Last modified: 2012-03-31 by german editorial team
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Freising county had no flag before the 1972 municipal reform.
Stefan Schwoon, 9 July 2001
Adopted 14 Aug 1979, according to Dirk Schönberger's Administrative
Divisions of the World website.
From Ralf Hartemink's International Civic Arms website:
"The arms were granted on August 21, 1955 and confirmed on July 15, 1976.
- The upper part of the arms show part of the arms of Bavaria (Bayern), and stand for the former areas of Kranzberg and Moosburg in the district.
- The moor's head is a false representation of St. Corbinianus, the patron saint of the diocese of Freising. St. Corbinianus was bishop of Munich in the 7th century. The picture is derived from pre-heraldic coins and it is unlikely that the bishop was a Moor. The State of Freising (it was a free state ruled by the bishops) became part of Bavaria in 1803. The moor's head is also used by some other municipalities, not only in Germany (Garmisch-Partenkirchen, Mittenwald and Ismaning), but also in Italy (Innichen/San Candido). The city of Freising does not use the head, but a boar [incorrect, read below], which plays a role in the legend of St. Corbinianus.
- The rose is taken from the arms of the Counts of Moosburg, who used three roses.
Literature: Stadler 1964-1971."
Santiago Dotor, 15 Nov 2001
It is worth noting that the animal on the arms of the city of Freising
is not a boar as stated on the International
Civic Arms website, but rather a bear. Its connection to St. Corbinian,
as I learned it while a child living in Freising in the 1960s, is that
while the saint was on his way to set up his mission to the Bavarians,
a wild bear killed the donkey carrying Corbinian's belongings. So he compelled
the bear to carry the load instead, suitably impressing the people of Freising
upon his arrival there. The arms therefore show a bear carrying a pack
on its back, with the Bavarian lozenges in chief.
Joseph McMillan, 27 Jan 2004
Actually rather odd, since Corbinian was not in fact a Moor. I do not
remember the explanation of how he came to be depicted as one.
Joseph McMillan, 21 Sep 2001
There seem to be many legends and theories how the Blackmoor got to
represent Freising, and I believe that many are mentioned on the website
pointed out by Stefan Schwoon, which deals with an exhibition made
in Skofja Loka (Slovenia)
that was one of the cities ruled by Freising bishops, as some other cities
in that position inherited the Blackmoor in their coats-of-arms. I am far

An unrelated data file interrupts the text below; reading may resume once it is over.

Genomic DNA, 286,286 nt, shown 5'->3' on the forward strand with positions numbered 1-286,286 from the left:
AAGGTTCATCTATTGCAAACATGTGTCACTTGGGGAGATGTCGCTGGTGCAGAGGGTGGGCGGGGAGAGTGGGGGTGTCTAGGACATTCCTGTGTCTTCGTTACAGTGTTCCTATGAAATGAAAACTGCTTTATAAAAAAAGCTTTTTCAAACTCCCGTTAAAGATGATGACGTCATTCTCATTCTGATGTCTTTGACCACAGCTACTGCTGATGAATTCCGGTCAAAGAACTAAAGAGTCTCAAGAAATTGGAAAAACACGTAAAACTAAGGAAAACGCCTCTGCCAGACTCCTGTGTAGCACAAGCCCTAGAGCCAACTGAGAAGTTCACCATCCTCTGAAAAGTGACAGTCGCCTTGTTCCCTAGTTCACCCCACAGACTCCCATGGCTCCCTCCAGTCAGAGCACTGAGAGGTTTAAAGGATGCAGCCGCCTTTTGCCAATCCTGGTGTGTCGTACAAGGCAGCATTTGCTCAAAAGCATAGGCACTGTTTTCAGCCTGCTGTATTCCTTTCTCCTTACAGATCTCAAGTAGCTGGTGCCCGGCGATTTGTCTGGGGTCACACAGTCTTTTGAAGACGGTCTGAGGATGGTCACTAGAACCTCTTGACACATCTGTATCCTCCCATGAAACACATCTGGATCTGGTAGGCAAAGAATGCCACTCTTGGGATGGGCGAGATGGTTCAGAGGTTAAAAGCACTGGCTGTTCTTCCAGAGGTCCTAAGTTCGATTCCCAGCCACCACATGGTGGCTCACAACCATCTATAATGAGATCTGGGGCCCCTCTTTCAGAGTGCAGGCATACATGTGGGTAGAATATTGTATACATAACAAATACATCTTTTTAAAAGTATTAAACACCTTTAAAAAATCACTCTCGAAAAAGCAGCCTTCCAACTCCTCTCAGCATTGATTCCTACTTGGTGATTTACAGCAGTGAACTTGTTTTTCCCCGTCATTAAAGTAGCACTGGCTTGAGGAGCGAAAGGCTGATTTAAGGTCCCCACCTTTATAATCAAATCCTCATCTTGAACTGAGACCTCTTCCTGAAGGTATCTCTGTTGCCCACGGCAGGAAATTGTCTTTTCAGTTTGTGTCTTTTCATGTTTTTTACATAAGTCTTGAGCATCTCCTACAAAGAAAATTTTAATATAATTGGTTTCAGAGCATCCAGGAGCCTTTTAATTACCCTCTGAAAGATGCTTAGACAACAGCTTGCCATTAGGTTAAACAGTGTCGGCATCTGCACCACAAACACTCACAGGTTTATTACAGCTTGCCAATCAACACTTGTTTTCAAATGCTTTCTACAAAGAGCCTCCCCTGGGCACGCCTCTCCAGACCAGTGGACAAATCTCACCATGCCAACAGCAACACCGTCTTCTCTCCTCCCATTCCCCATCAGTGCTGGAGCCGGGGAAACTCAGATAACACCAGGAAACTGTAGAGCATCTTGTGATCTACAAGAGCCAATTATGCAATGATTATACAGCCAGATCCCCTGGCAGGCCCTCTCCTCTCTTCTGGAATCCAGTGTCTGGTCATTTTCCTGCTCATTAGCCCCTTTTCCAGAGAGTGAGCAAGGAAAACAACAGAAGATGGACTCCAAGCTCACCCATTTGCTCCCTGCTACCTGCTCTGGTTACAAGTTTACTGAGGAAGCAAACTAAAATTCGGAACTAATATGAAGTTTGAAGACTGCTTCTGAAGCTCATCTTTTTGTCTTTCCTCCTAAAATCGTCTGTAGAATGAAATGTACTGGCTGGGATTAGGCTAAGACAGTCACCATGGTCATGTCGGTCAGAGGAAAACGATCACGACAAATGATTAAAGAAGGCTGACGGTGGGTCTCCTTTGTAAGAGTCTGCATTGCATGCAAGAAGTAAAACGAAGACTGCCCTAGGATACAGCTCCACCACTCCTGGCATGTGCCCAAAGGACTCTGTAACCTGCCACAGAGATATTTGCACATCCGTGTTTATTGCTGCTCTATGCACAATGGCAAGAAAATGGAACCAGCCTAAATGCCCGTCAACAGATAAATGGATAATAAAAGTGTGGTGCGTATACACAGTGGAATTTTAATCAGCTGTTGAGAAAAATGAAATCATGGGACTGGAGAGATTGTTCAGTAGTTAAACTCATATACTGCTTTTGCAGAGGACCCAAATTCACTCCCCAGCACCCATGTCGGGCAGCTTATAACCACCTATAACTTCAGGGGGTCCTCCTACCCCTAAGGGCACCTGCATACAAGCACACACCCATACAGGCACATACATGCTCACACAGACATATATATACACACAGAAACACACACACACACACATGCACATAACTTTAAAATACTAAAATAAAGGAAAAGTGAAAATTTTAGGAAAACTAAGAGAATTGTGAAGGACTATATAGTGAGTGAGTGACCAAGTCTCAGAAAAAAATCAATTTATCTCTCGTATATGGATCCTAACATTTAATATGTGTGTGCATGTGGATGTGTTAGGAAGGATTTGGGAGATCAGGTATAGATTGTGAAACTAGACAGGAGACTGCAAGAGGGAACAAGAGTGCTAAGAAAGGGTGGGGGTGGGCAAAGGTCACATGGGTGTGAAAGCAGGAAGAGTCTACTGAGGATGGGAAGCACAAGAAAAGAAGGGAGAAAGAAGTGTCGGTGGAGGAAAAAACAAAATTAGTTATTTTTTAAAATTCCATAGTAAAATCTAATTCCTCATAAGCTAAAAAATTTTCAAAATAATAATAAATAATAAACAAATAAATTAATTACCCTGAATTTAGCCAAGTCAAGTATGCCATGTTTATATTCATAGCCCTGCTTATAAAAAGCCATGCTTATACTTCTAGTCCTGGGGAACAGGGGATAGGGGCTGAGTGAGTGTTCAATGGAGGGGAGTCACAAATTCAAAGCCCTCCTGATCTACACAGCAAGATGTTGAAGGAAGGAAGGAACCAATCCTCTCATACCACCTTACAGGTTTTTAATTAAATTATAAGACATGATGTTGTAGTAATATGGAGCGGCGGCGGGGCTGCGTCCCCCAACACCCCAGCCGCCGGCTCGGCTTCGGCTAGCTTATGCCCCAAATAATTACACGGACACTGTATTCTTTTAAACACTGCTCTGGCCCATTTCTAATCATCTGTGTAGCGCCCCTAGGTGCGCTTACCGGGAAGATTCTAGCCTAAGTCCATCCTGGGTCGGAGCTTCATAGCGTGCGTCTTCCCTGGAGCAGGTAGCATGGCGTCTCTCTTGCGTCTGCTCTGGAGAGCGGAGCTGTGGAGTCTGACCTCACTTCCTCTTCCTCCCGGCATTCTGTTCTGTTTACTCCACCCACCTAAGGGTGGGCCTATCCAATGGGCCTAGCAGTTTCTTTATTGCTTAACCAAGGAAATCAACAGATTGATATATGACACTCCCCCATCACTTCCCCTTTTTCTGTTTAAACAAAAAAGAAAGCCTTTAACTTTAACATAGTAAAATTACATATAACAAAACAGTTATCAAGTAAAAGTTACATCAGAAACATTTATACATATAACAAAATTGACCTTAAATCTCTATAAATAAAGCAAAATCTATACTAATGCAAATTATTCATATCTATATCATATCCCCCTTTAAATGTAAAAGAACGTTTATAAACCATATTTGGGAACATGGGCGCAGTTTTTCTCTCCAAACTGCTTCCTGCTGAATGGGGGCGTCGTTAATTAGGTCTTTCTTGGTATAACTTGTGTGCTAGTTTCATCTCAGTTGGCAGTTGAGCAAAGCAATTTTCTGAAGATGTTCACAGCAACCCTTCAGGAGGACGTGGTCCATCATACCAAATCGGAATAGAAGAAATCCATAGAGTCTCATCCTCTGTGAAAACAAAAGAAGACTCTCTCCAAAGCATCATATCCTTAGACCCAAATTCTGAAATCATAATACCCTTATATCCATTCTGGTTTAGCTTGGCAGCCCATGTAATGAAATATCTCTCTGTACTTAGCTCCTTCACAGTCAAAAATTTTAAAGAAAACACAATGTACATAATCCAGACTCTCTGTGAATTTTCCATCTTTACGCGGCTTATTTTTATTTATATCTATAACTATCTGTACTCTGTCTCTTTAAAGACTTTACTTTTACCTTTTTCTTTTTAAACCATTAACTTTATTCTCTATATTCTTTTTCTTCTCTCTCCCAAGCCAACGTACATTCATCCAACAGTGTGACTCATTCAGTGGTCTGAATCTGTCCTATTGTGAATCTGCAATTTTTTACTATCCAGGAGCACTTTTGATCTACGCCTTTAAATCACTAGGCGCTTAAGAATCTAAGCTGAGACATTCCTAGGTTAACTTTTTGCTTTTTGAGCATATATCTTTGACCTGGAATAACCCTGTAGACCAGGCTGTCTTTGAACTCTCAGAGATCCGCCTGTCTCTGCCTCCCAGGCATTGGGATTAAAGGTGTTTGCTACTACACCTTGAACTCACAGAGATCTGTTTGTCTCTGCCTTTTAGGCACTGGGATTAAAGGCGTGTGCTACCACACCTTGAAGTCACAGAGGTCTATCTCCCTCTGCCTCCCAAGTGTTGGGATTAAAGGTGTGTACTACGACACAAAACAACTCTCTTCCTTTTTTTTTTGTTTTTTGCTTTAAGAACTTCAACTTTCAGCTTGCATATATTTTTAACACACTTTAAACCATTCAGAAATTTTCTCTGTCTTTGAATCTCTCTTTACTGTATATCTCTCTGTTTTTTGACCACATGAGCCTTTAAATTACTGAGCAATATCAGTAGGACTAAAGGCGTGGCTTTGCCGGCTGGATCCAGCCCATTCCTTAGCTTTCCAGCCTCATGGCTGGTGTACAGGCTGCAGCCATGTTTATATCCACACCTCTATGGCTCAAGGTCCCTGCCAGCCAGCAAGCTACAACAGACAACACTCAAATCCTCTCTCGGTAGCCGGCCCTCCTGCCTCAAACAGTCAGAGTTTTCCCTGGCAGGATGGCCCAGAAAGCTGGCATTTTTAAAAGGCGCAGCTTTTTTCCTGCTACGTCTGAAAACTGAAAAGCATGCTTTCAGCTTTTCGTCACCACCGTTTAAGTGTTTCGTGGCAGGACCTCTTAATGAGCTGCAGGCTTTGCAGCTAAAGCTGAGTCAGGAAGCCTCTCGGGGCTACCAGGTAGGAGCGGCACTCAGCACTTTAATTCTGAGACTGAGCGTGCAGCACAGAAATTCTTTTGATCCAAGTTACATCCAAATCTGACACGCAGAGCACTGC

from remembering it clearly, but I think that it is not Corbinianus represented
but one of his servants.
Željko Heimer, 21 Sep 2001
Actually we do not know, we can only speculate; and there are many speculations on that topic, for sure! The first seal depicting a crowned head dates from 1286: it shows the whole person of the bishop of Freising, Emicho, and in a small escutcheon at the bottom of the seal, a crowned head. This is the first pictorial evidence of the bishopric coat-of-arms; however, there is no indication, that this crowned head shows a moor. Also later seals include a crowned head, but not a moor.
The first image definitely showing a moor is an illumination from 1316 in the so-called Prädialbuch. So sometime between 1286 and 1316 the crowned head became a crowned moor's head. Since then the crowned moor's head is considered the arms of the bishop of Freising and of his territory, the Hochstift. The Hochstift contained widespread territories in Bavaria (e.g. Garmisch-Partenkirchen, Wörth), but also in Slovenia (Skofja Loka) and South Tyrol (Innichen). Many of the cities and municipalities formerly belonging to the Hochstift contain the moor's head in their coat-of-arms. See for instance my pages about the Wörth arms and its historical sources.
The attempts for an interpretation include:
- One of the three Magi (one of them is shown as a moor);
- St. Mauritius (his name is derived from Latin maurus, moor);
- St. Zeno (frequently shown as a moor);
- St. Sigismund (mixed up with St. Mauritius);
- St. Corbinian, the first bishop of Freising, pictures of whom (e.g. on coins) might have become darker over the time and so ended up resembling a moor;
- several other explanations.
The more important thing in the early times of this coat-of-arms seems to be the crown, and not what the head signified. The crown should probably show, that the territory of the bishop of Freising was autonomous, only subject to the Emperor, and not to the Bavarian duke.
Another explanation for the moor might be that bishop Emicho had thick lips and therefore perhaps was nicknamed moor. Some other possible explanations are proposed by Ziegler. In the end, we do not know, though.
Sources: Adolf Wilhelm Ziegler, Der Freisinger Mohr: Eine
heimatgeschichtliche Untersuchung zum Freisinger Bischofswappen, Franz
X. Seitz & Val. Höfling, Munich 1976; M.F. Schlamp, Der Mohrenkopf
im Wapen der Bischöfe von Freising, Frigisinga 7, No. 9-19 (several
Marcus Schmöger, 7 Oct 2001
The other municipalities (Allershausen, Eching, Fahrenzhausen, Hallbergmoos,
Hohenkammer, Hörgertshausen, Langenbach, Marzling, Mauern, Neufahrn,
Wang) did not show their flag.
Marcus E.V. Schmöger, 23 Jun 2003